The normal range of serum PCT concentration after cardiac surgery is undefined. Serum PCT levels peak within 24 h postoperatively and return to normal values in the days following an uncomplicated cardiac surgery. Peak values of PCT range from 0.5 to 7.0 ng/ml.[sup][15] Specific surgical techniques may influence the evolution of serum PCT concentration after cardiac surgery in the absence of postoperative complications. Patients are reported to have higher PCT levels after CABG than after off-pump coronary artery bypass [sup][16] and higher PCT levels after valvular and thoracic aortic surgeries than after CABG.[sup][17] Other investigators have not found a difference in PCT levels between different types of operations.[sup][18],[19] Intraoperative factors such as aortic cross-clamping time, duration of CPB, and duration of surgery influence serum PCT levels.[sup][20],[21] Our research shows that median PCT levels peaked (2.73 ng/ml) at 24 h postoperation. Patients may have higher PCT levels after aortic surgery than after CABG or valve surgery because they have a longer duration of operation and CPB.

PCT levels are higher in patients with a poor outcome and are increased in patients who develop later postoperative complications. Several studies have reported higher PCT levels in nonsurvivors compared with survivors after cardiac surgery. Dorge et al .[sup][22] found that PCT levels >10 ng/ml 24 h after operation could discriminate nonsurvivors in a high-risk group of patients with a sensitivity of 72% and a specificity of 51%. They also reported higher PCT levels in patients who developed postoperative organ failure than in those who did not. Adamik et al . reported that PCT concentrations were significantly elevated in patients with complications.[sup][23] Loebe et al . investigated 722 patients after routine cardiac operations and found that an elevated PCT level of >5 ng/ml 24 h after CPB was predictive of outcome.[sup][17] CRP does not represent a useful prognostic marker likely because of its prolonged elevation after an uncomplicated course. On the other hand, PCT yields an elevated negative predictive value of complications after cardiac surgery. A study by Kerbaul et al . suggests that PCT concentrations of <5 ng/ml are not associated with any postoperative complication.[sup][24] Our results showed that serum PCT concentrations were significantly higher in the nonsurvivor group on all postoperative days than in the survivor group. For a cutoff of 5.86 ng/ml at T2, PCT had a sensitivity of 70.6% and specificity of 74.3% in predicting in-hospital death. Patients with PCT ≥6 ng/ml 48 h after aortic dissection surgery had a longer duration of endotracheal intubation, a longer stay in the ICU, and greater probability of cardiac dysfunction, renal dysfunction, nervous complication, infection, and death in hospital. Correlation existed between serum concentration of PCT at 24 h postoperation and the duration of endotracheal intubation and duration of stay in the ICU/hospital. This finding supports the prognostic value of PCT.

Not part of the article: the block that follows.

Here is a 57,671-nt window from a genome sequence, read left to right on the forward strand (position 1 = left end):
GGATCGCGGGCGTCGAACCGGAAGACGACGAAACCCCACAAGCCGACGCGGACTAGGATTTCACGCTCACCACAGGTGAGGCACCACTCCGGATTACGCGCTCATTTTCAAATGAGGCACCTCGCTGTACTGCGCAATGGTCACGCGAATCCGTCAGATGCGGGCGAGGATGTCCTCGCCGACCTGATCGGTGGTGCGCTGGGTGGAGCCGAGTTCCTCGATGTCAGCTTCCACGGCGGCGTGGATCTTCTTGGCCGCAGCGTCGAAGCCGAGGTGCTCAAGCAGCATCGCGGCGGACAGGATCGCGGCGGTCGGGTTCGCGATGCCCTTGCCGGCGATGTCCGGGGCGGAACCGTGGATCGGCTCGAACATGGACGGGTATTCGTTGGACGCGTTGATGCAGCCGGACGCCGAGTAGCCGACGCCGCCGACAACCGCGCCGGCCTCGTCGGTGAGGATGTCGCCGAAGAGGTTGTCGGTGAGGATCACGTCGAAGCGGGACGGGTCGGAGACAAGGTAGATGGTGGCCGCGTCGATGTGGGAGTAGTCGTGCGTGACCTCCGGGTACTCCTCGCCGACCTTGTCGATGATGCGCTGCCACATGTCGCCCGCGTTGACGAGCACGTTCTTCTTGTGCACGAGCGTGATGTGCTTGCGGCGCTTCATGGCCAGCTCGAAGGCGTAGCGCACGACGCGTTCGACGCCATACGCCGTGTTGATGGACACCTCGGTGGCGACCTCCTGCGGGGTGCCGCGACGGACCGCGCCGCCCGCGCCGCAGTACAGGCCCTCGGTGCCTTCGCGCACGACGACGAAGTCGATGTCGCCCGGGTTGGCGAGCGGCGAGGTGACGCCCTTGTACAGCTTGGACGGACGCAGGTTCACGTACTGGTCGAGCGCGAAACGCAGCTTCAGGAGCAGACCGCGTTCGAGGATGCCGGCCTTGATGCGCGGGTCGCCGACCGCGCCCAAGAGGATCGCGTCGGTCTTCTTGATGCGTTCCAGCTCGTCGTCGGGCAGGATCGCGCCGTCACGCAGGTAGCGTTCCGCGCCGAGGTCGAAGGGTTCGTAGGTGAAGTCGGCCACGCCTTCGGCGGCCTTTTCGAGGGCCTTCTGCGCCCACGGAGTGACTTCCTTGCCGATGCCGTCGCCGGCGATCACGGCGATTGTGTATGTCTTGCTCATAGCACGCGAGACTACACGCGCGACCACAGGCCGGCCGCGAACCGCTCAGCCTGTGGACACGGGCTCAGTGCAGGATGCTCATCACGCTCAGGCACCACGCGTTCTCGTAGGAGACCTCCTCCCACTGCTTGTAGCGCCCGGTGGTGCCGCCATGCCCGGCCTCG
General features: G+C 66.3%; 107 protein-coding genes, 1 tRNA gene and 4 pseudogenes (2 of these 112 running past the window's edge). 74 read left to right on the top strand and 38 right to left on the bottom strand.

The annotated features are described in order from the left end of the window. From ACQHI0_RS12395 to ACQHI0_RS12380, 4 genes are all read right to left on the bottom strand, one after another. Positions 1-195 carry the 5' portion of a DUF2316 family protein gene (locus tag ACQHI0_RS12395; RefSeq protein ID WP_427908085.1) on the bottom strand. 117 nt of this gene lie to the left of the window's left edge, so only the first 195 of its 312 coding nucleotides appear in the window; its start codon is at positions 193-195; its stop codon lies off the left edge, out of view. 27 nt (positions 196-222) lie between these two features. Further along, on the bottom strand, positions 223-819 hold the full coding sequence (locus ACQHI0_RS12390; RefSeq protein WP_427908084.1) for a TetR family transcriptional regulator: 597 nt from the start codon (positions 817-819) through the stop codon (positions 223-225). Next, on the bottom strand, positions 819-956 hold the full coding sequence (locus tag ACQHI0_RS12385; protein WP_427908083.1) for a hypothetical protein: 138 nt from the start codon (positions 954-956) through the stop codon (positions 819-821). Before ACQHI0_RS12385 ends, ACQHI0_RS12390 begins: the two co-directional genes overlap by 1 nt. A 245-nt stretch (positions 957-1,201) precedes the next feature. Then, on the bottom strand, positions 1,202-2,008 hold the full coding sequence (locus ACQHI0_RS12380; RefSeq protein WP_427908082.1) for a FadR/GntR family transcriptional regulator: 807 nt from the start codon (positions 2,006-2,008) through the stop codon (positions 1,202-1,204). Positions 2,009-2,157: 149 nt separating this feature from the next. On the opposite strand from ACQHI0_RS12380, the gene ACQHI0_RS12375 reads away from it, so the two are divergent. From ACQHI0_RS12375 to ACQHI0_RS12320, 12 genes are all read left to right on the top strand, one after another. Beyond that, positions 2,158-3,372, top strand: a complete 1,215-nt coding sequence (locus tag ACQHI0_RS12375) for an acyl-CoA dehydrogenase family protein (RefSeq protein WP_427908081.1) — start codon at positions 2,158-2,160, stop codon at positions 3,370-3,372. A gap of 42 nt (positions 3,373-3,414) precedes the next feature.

The prognostic value based on the evolution of PCT levels may be more useful than the individual evaluation of initial PCT levels. When serum PCT levels were measured over several days, we observed that patients whose PCT levels remained elevated were at much greater risk of developing severe complications and death than those whose levels dropped in response to therapy. PCTc is an innovative concept that reflects PCT dynamics.[sup][25] In our study, PCTc increased progressively in survivors but decreased in nonsurvivors with significant differences at PCTc-day 2 and 7. Reduction in PCT concentration above 48.7% between days 1 and 7 was considered a good predictor of survival. The dynamics of PCT level, better than the absolute values, could therefore be important in identifying patients who will survive.